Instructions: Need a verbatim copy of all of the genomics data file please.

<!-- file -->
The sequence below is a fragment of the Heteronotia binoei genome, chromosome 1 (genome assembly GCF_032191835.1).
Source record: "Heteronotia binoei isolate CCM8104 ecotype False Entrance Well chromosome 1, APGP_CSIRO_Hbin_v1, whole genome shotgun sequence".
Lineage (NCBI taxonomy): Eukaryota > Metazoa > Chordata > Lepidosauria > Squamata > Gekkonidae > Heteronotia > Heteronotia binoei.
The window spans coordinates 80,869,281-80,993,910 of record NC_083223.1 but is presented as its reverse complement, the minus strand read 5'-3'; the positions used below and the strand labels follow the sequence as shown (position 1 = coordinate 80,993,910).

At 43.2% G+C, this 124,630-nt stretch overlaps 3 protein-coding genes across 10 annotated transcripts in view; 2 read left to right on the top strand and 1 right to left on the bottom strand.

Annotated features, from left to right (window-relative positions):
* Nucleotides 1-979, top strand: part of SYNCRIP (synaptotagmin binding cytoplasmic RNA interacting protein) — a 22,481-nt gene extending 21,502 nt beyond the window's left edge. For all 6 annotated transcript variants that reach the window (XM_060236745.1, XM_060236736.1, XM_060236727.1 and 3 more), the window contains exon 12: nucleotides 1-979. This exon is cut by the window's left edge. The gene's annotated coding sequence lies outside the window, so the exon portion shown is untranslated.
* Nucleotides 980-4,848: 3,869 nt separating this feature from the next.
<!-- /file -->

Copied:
The sequence below is a fragment of the Heteronotia binoei genome, chromosome 1 (genome assembly GCF_032191835.1).
Source record: "Heteronotia binoei isolate CCM8104 ecotype False Entrance Well chromosome 1, APGP_CSIRO_Hbin_v1, whole genome shotgun sequence".
Lineage (NCBI taxonomy): Eukaryota > Metazoa > Chordata > Lepidosauria > Squamata > Gekkonidae > Heteronotia > Heteronotia binoei.
The window spans coordinates 80,869,281-80,993,910 of record NC_083223.1 but is presented as its reverse complement, the minus strand read 5'-3'; the positions used below and the strand labels follow the sequence as shown (position 1 = coordinate 80,993,910).

At 43.2% G+C, this 124,630-nt stretch overlaps 3 protein-coding genes across 10 annotated transcripts in view; 2 read left to right on the top strand and 1 right to left on the bottom strand.

Annotated features, from left to right (window-relative positions):
* Nucleotides 1-979, top strand: part of SYNCRIP (synaptotagmin binding cytoplasmic RNA interacting protein) — a 22,481-nt gene extending 21,502 nt beyond the window's left edge. For all 6 annotated transcript variants that reach the window (XM_060236745.1, XM_060236736.1, XM_060236727.1 and 3 more), the window contains exon 12: nucleotides 1-979. This exon is cut by the window's left edge. The gene's annotated coding sequence lies outside the window, so the exon portion shown is untranslated.
* Nucleotides 980-4,848: 3,869 nt separating this feature from the next.